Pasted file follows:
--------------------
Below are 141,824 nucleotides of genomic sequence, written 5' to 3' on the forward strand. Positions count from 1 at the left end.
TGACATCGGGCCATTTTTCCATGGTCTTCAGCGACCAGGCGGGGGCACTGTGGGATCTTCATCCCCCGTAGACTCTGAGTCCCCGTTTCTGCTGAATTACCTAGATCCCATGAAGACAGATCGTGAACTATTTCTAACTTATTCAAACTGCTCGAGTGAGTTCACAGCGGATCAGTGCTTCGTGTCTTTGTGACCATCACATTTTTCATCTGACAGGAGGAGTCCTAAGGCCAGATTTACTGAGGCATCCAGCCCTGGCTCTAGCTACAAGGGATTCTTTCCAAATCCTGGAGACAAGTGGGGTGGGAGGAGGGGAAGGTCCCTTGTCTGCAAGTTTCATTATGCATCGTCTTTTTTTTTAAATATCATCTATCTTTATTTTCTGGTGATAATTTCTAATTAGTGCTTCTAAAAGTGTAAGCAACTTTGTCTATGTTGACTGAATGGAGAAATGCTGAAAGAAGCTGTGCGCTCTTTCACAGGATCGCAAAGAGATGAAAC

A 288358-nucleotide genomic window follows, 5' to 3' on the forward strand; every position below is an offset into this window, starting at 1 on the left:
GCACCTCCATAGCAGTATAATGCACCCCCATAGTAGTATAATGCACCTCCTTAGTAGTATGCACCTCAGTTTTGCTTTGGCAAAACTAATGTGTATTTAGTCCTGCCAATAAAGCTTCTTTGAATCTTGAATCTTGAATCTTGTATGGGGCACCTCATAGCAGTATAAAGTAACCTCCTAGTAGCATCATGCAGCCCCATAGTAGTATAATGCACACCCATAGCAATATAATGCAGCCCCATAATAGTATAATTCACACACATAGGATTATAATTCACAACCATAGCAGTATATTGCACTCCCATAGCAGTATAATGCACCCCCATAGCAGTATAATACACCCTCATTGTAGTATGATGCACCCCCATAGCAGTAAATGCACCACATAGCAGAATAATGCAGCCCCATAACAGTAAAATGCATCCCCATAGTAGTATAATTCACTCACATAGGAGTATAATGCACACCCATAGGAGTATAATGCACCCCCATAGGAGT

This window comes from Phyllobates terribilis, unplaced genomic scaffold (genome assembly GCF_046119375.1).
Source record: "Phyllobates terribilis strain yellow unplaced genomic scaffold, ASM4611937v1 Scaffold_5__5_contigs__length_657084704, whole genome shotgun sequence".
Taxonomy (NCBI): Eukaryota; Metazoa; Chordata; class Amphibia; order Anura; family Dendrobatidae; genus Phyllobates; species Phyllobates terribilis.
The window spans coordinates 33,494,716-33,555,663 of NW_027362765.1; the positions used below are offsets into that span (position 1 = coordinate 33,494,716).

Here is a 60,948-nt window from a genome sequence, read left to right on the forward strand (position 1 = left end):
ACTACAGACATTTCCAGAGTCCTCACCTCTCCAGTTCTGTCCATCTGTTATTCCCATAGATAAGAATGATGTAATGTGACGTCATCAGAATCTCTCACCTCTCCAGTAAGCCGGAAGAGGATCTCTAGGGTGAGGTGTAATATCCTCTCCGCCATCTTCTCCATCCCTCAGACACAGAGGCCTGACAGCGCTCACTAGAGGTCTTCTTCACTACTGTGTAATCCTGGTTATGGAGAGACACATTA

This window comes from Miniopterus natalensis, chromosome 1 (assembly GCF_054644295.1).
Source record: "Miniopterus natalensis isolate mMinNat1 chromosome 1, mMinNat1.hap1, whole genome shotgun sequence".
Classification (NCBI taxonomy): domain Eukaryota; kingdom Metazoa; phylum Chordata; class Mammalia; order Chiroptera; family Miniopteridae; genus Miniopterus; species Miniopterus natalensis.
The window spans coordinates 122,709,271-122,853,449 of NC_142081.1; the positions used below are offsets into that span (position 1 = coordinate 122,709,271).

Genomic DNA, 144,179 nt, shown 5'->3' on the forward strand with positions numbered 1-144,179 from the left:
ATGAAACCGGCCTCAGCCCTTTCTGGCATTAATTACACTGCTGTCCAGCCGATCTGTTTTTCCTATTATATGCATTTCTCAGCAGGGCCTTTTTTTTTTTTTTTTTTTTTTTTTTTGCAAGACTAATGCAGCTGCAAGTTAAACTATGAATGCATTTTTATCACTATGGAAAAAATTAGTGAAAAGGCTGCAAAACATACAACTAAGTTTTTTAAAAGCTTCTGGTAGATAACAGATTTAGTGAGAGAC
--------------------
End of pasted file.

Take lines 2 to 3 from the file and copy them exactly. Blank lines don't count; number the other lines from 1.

TGACATCGGGCCATTTTTCCATGGTCTTCAGCGACCAGGCGGGGGCACTGTGGGATCTTCATCCCCCGTAGACTCTGAGTCCCCGTTTCTGCTGAATTACCTAGATCCCATGAAGACAGATCGTGAACTATTTCTAACTTATTCAAACTGCTCGAGTGAGTTCACAGCGGATCAGTGCTTCGTGTCTTTGTGACCATCACATTTTTCATCTGACAGGAGGAGTCCTAAGGCCAGATTTACTGAGGCATCCAGCCCTGGCTCTAGCTACAAGGGATTCTTTCCAAATCCTGGAGACAAGTGGGGTGGGAGGAGGGGAAGGTCCCTTGTCTGCAAGTTTCATTATGCATCGTCTTTTTTTTTAAATATCATCTATCTTTATTTTCTGGTGATAATTTCTAATTAGTGCTTCTAAAAGTGTAAGCAACTTTGTCTATGTTGACTGAATGGAGAAATGCTGAAAGAAGCTGTGCGCTCTTTCACAGGATCGCAAAGAGATGAAAC

A 288358-nucleotide genomic window follows, 5' to 3' on the forward strand; every position below is an offset into this window, starting at 1 on the left: